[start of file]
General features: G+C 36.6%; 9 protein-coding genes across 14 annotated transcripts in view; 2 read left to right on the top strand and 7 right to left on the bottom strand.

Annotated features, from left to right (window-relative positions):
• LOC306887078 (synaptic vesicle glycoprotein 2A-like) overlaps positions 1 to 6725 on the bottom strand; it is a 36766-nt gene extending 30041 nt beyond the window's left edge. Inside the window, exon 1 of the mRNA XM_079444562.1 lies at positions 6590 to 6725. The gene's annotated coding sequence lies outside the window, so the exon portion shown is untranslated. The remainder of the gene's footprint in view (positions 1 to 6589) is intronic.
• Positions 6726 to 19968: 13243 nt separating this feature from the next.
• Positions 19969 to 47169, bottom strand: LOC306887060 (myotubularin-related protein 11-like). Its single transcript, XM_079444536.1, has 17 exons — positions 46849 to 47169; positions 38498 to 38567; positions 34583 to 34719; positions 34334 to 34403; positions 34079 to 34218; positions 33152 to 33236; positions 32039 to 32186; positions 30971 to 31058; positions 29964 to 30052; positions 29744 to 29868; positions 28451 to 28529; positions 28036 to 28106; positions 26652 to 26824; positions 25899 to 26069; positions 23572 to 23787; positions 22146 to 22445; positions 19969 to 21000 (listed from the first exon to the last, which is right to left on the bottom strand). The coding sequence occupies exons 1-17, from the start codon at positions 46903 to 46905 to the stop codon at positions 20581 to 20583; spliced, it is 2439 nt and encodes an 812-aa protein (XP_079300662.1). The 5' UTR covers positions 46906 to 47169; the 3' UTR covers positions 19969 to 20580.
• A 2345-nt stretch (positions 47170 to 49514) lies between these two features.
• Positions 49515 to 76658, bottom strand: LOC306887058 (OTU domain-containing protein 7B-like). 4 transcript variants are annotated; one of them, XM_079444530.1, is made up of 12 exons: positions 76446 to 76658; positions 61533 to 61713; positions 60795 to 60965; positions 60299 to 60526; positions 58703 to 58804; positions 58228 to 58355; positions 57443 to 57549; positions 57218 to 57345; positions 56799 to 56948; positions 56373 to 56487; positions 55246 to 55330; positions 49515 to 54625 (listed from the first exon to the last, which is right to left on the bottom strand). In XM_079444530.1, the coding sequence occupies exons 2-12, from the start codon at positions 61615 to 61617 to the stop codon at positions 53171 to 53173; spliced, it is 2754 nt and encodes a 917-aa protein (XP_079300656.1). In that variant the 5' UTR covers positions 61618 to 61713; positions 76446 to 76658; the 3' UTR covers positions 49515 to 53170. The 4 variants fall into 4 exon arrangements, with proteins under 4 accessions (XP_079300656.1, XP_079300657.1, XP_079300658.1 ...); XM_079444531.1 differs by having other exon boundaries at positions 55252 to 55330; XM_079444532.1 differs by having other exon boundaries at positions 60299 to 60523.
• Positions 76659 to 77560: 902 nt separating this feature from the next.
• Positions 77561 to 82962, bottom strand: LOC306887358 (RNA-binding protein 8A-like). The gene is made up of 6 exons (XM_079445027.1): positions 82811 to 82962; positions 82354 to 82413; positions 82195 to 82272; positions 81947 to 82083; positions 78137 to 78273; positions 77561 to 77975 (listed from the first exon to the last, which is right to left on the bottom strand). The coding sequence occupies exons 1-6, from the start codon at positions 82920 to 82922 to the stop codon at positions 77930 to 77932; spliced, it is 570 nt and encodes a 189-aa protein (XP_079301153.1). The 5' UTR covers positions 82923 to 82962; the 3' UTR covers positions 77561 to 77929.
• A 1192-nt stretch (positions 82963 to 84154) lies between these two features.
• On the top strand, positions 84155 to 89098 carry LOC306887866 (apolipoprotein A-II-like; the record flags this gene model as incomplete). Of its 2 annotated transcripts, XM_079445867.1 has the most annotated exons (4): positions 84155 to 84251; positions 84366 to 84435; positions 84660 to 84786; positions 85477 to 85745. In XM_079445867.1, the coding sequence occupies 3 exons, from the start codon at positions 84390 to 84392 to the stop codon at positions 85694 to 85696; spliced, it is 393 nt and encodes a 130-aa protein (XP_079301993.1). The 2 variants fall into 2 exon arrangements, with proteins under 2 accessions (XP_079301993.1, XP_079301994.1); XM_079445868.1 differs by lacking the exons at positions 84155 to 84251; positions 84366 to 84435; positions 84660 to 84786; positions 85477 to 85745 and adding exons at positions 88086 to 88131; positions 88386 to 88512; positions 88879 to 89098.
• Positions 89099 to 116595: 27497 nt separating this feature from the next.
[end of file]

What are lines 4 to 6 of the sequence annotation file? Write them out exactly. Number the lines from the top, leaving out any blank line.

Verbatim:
• Positions 6726 to 19968: 13243 nt separating this feature from the next.
• Positions 19969 to 47169, bottom strand: LOC306887060 (myotubularin-related protein 11-like). Its single transcript, XM_079444536.1, has 17 exons — positions 46849 to 47169; positions 38498 to 38567; positions 34583 to 34719; positions 34334 to 34403; positions 34079 to 34218; positions 33152 to 33236; positions 32039 to 32186; positions 30971 to 31058; positions 29964 to 30052; positions 29744 to 29868; positions 28451 to 28529; positions 28036 to 28106; positions 26652 to 26824; positions 25899 to 26069; positions 23572 to 23787; positions 22146 to 22445; positions 19969 to 21000 (listed from the first exon to the last, which is right to left on the bottom strand). The coding sequence occupies exons 1-17, from the start codon at positions 46903 to 46905 to the stop codon at positions 20581 to 20583; spliced, it is 2439 nt and encodes an 812-aa protein (XP_079300662.1). The 5' UTR covers positions 46906 to 47169; the 3' UTR covers positions 19969 to 20580.
• A 2345-nt stretch (positions 47170 to 49514) lies between these two features.